Reduced computational cost prototype for street theft detection based on depth decrement in Convolutional Neural Network. Application to Command and Control Information Systems (C2IS) in the National Police of Colombia.
- https://doi.org/10.2991/ijcis.2018.25905186How to use a DOI?
- Deep Learning, R-CNN, AlexNet, VGG16, VGG19, CNN (Convolutional Neural Network), Command and Control Information System (C2IS)
This paper shows the implementation of a prototype of street theft detector using the deep learning technique R-CNN (Region-Based Convolutional Network), applied in the Command and Control Information System (C2IS) of National Police of Colombia, the prototype is implemented using three models of CNN (Convolutional Neural Network), AlexNet, VGG16 and VGG19 comparing their computational cost measuring the image processing time, according to the complexity (depth) of each model. Finally, we conclude which model has the lowest computational cost and is more useful for the case of the National Police of Colombia.
- © 2018, the Authors. Published by Atlantis Press.
- Open Access
- This is an open access article under the CC BY-NC license (http://creativecommons.org/licences/by-nc/4.0/).
The street theft to people is one of the biggest challenges for citizen security agencies, as it affects many cities in the world.
Colombia is not immune to this problem, since its cities have considerable indices of this crime.
To face this situation, the National Police of Colombia has around 178,000 agents and several technological tools, including command and control information systems (C2IS)1. This system provides strategic information in real time, improving the Situational Awareness1, allowing to react in a timely way to situations such as street theft to people.
In many C2IS, the Video Surveillance System is a fundamental source of strategic information, however, it is common that some events (like theft) can’t be detected by Video Surveillance operators, because commonly there are more cameras than one operator can manage.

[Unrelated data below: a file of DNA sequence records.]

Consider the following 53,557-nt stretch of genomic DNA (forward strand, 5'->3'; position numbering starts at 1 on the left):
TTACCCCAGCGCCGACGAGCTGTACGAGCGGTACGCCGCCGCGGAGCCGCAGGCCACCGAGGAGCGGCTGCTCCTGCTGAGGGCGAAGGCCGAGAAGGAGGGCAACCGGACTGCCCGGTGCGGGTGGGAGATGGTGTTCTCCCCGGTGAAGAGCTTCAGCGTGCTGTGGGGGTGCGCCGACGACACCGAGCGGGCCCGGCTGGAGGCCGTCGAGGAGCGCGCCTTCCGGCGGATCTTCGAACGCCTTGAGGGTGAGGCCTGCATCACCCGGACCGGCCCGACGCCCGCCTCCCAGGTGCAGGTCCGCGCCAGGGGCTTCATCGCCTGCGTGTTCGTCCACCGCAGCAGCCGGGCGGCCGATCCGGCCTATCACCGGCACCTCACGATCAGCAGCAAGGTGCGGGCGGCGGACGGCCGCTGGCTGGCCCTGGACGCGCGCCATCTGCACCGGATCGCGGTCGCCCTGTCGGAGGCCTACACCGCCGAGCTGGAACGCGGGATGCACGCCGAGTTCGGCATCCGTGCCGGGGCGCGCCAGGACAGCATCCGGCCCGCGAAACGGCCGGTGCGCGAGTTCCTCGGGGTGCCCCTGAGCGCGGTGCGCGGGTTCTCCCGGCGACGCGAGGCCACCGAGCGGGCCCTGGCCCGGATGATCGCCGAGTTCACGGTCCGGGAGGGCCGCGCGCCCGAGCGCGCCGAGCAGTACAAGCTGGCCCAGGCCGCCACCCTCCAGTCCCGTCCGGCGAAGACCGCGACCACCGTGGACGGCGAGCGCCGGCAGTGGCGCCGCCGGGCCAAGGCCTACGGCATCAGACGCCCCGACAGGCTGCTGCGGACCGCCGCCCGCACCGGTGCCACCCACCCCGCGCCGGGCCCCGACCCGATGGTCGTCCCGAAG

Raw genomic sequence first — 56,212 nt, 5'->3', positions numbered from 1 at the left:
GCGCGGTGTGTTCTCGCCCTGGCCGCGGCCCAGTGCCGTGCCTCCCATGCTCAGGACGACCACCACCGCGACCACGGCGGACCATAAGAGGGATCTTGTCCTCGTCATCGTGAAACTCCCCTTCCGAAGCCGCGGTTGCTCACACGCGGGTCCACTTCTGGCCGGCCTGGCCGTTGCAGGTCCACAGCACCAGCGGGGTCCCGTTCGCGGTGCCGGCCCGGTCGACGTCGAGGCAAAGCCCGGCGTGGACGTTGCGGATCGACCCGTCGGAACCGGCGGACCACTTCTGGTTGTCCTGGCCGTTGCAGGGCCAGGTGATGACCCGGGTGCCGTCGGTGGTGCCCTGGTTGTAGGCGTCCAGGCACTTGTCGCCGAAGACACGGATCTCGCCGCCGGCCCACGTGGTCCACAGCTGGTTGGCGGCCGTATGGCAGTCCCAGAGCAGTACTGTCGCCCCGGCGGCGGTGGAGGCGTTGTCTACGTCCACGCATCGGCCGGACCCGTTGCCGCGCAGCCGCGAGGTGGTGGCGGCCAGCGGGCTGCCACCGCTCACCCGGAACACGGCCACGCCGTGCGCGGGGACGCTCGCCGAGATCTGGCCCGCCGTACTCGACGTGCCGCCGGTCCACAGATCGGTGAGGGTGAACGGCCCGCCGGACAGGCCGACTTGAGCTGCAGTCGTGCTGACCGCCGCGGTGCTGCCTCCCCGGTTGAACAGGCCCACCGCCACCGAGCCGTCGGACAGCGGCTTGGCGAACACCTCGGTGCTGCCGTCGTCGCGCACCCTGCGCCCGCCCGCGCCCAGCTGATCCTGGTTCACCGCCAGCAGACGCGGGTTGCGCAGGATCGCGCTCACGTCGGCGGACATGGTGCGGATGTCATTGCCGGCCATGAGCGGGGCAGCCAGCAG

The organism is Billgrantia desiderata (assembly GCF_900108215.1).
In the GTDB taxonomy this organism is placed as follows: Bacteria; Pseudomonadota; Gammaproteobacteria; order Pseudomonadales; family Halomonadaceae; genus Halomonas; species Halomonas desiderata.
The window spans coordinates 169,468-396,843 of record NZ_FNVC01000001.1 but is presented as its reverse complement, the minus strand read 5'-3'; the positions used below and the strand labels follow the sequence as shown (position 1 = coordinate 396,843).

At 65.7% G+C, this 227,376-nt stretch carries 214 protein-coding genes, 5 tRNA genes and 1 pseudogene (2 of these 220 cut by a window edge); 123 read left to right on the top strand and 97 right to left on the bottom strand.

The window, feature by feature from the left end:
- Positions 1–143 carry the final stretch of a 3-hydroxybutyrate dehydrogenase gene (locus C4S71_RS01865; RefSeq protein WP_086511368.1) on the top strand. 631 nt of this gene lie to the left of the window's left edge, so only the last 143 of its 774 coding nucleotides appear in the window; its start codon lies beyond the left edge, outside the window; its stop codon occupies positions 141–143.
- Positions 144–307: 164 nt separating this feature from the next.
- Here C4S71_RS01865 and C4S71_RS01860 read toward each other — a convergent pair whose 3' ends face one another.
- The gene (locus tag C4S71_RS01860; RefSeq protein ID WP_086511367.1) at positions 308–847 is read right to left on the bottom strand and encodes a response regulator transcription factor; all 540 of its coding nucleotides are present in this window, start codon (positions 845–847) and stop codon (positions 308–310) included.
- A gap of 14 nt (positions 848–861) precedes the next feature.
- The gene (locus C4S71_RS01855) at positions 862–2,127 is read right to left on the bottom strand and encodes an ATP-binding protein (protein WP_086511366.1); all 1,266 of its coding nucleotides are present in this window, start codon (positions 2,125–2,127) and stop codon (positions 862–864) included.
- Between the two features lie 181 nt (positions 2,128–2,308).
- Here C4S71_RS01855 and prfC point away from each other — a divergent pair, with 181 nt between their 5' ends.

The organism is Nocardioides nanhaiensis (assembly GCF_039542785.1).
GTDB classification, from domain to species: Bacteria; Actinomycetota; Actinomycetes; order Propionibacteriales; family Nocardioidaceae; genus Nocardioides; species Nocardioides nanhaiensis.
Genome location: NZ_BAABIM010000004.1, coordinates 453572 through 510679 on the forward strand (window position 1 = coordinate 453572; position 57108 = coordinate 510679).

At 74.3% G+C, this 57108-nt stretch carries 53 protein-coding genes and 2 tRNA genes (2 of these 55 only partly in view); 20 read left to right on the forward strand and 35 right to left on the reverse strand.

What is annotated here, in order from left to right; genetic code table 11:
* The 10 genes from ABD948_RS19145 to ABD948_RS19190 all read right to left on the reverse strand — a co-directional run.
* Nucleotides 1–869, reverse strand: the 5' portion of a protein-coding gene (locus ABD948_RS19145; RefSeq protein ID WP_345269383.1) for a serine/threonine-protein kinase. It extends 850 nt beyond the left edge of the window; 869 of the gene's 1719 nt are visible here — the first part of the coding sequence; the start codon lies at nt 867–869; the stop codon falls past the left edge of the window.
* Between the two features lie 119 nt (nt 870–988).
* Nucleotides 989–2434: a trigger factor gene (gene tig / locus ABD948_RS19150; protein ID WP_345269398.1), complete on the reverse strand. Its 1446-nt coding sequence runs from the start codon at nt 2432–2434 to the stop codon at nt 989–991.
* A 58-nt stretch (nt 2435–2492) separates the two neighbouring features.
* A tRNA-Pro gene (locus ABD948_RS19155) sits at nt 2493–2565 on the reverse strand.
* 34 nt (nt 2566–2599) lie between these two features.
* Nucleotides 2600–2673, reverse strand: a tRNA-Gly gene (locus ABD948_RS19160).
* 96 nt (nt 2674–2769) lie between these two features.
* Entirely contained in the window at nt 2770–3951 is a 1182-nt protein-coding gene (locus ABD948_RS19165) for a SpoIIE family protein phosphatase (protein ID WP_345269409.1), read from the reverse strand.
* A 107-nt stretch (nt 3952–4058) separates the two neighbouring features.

A future aim is to automate the detection of street theft in the C2IS of the Colombian National Police using the Video Surveillance System. This article shows the development and implementation of a prototype of street theft detector based on deep learning, specifically using the R-CNN (Region-Based Convolutional Network) technique2, which is implemented using three different architectures of CNN (Convolutional Neural Network)3,4, AlexNet5, VGG166 and VGG196. Finally, the prototypes were tested with information from the Video Surveillance system of the National Police of Colombia, with the support of the Telematics Office, in order to conclude which architecture may have the lowest computational cost for a future implementation in the National Police of Colombia.
2. Street theft detection using deep learning.
The National Police of Colombia has deployed thousands of security cameras across the country, however, the police do not have an efficient system to identify the street theft or other criminal activities. Additionally, most of these cameras are PTZ (pan-tilt-zoom) Dome type, i.e. mobile cameras with images always changing and which do not have a fixed background like in a fixed camera. Therefore, to design a street theft detector is a very relevant factor to define how the video analysis will be performed in these conditions.
For this development, we discard methods based on motion detection through prediction and other similar techniques7,8,9,10, inasmuch as the PTZ (pan-tilt-zoom) Dome cameras of the National Police of Colombia changes abruptly the pan, tilt and zoom. Because of that the backgrounds of the images change drastically making useless several techniques of video analysis.
Although there are techniques to work with mobile background images11,12,13, given its complexity and the specific case of the National Police of Colombia, alternative techniques are sought for detection of street theft, which are independent of camera movement and its relationship between each video frame.